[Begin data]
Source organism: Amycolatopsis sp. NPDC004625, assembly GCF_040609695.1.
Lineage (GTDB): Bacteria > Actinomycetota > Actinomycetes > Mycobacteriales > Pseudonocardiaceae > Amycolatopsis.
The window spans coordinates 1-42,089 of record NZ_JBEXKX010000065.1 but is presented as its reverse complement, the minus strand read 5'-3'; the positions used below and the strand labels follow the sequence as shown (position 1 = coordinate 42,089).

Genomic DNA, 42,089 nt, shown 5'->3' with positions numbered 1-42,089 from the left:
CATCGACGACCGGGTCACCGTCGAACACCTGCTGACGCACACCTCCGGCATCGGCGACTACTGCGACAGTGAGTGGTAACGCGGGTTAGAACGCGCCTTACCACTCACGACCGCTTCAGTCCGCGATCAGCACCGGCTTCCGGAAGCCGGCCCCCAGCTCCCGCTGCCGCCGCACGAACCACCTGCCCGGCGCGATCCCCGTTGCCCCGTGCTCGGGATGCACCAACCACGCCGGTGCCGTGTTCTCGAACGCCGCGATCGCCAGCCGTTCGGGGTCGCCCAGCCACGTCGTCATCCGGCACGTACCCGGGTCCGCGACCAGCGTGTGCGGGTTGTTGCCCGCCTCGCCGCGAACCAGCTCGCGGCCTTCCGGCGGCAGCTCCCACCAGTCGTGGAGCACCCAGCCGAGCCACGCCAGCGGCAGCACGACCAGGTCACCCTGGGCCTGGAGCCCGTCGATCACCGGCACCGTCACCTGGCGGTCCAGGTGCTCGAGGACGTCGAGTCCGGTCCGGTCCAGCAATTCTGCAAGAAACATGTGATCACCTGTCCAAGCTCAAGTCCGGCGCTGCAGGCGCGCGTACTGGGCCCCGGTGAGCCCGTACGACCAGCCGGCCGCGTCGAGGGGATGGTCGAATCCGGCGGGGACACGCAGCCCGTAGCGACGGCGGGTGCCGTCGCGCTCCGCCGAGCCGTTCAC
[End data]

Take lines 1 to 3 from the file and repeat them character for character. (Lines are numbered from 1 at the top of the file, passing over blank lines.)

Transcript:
Source organism: Amycolatopsis sp. NPDC004625, assembly GCF_040609695.1.
Lineage (GTDB): Bacteria > Actinomycetota > Actinomycetes > Mycobacteriales > Pseudonocardiaceae > Amycolatopsis.
The window spans coordinates 1-42,089 of record NZ_JBEXKX010000065.1 but is presented as its reverse complement, the minus strand read 5'-3'; the positions used below and the strand labels follow the sequence as shown (position 1 = coordinate 42,089).